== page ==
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Swimming For Your Life

When I was about 4 or 5 there was a commercial running on television. I remember it as a commercial for the Olympics which would have made it the 1972 Olympics. (When I realized today which Olympics it was it shook me up a little. Putting our memories in a larger context can be strange.) This commercial featured slow motion footage of a swimmer doing the butterfly. I couldn't find the commercial online anywhere and knowing how popular Mark Spitz was at the time it could have been a commercial for anything featuring him.

Anyway, what I'm leading up to is this was the year I was going to get to take swimming lessons at the YMCA. I remember watching those commercials intently. I took in every detail and memorized the movement. When I finally got into the pool with my class and new swimming teacher, I announced to the teacher that I could swim. The teacher asked me to demonstrate so I made a valiant attempt at the butterfly. If anyone has ever done the butterfly they know it is a rather brutal swim stroke that taxes most everyone let alone a 4-year-old kid who can't actually swim. So I sunk.

I remember being under the water, still trying to butterfly, thinking, "hmm, this isn't going the way I thought it would." The teacher pulled me up, placed me with the rest of the class and proceeded with the lesson. I didn't say anything about what I had just done or cry or even be afraid. Actually I wasn't afraid at all. Even after that. It seems odd. We'll not explore it...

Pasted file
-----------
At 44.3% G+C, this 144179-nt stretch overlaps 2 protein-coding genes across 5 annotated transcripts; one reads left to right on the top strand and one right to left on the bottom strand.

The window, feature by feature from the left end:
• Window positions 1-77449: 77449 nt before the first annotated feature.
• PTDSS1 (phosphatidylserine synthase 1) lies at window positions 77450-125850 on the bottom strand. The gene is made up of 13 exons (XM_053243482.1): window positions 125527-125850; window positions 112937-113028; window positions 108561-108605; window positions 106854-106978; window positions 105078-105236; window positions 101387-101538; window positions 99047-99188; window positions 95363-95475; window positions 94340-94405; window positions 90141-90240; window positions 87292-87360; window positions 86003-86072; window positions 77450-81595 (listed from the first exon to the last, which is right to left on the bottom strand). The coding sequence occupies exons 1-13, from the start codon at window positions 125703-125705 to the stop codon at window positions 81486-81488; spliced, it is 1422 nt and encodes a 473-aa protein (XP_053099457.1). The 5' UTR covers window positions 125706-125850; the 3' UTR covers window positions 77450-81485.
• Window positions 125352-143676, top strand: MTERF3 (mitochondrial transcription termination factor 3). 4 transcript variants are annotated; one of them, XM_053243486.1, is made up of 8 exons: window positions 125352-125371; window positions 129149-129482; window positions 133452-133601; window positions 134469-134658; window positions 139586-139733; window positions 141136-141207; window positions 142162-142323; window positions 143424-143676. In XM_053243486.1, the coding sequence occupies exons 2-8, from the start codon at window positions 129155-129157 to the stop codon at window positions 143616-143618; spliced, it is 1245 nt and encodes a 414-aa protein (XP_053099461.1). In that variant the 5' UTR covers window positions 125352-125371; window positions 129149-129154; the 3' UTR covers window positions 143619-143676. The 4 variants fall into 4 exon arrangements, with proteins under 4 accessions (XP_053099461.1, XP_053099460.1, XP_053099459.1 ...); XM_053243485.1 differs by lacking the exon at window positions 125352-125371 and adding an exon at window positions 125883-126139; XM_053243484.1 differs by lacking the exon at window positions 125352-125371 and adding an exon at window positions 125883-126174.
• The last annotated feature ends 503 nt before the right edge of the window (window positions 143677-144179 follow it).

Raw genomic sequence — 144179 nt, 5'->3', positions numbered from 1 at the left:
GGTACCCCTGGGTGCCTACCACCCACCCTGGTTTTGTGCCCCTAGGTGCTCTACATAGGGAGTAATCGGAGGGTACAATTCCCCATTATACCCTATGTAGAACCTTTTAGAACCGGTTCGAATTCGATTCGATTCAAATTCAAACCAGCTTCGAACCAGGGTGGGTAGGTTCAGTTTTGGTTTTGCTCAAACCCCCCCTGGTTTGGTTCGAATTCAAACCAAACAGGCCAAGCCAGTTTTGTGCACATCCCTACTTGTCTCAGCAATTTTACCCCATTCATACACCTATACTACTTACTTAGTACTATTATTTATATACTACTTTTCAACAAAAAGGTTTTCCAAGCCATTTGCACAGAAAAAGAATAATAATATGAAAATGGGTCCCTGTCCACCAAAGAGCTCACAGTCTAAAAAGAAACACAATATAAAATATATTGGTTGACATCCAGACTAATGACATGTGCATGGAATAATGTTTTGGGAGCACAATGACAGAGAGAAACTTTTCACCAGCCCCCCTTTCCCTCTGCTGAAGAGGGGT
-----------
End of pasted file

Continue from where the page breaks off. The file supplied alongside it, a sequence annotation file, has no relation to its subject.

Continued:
I ended up being a very good swimmer and have spent most of my life in the pool. I grew up with pools in the backyard and even swam on a swim team in high school.

I haven't swum in a few years. You don't really want to prance around in a bathing suit when you are overweight and since I don't have a pool anymore I have to swim in *gasp* public pools.

Now I have lousy knees. I am fairly young but with "really bad" arthritis, no cartilage and a torn meniscus, I'm finding my workout routine very painful. My doctor said I should swim. I wonder why that never occurred to me! So I joined a health club that has a nice pool (as well as swimming coaches).

It was important to me that I get a really good workout so I researched swimming workouts and swimming drills. I found a core workout from a tri-athlete that looked pretty good. I knew the tri-athlete was likely at a different fitness level than me (said tongue-in-cheek!) but I figured I could get through it if I went much slower and took breaks. Also I figured that even if I didn't finish it I would still get a great workout which was the goal. So I wrote out this workout (in giant letters so I could read it without my glasses) and slipped it into a plastic sandwich bag (so it could get wet) and trooped over to the pool early this morning.

As soon as I set off I felt it. By the time I was halfway across the pool I thought I might be having an asthma attack and then realized I was just breathless because I was exerted already! I powered through and on the return lap I realized I wasn't even going to finish the warm up. I was just repeating history 40 years later! Actually that first swimming lesson was pretty indicative of how I would run the rest of my life. I'm just not afraid to try and I'm often in over my head (figuratively and literally).

Some things never change. But I do believe that when you work out, go big and fail big. No one is looking.

 

Comments

I like to imagine that I'm an aerodynamically symphony of movement when I'm in the pool. I'm sure there is video and personal testimony to contradict this belief.

She's a beauty.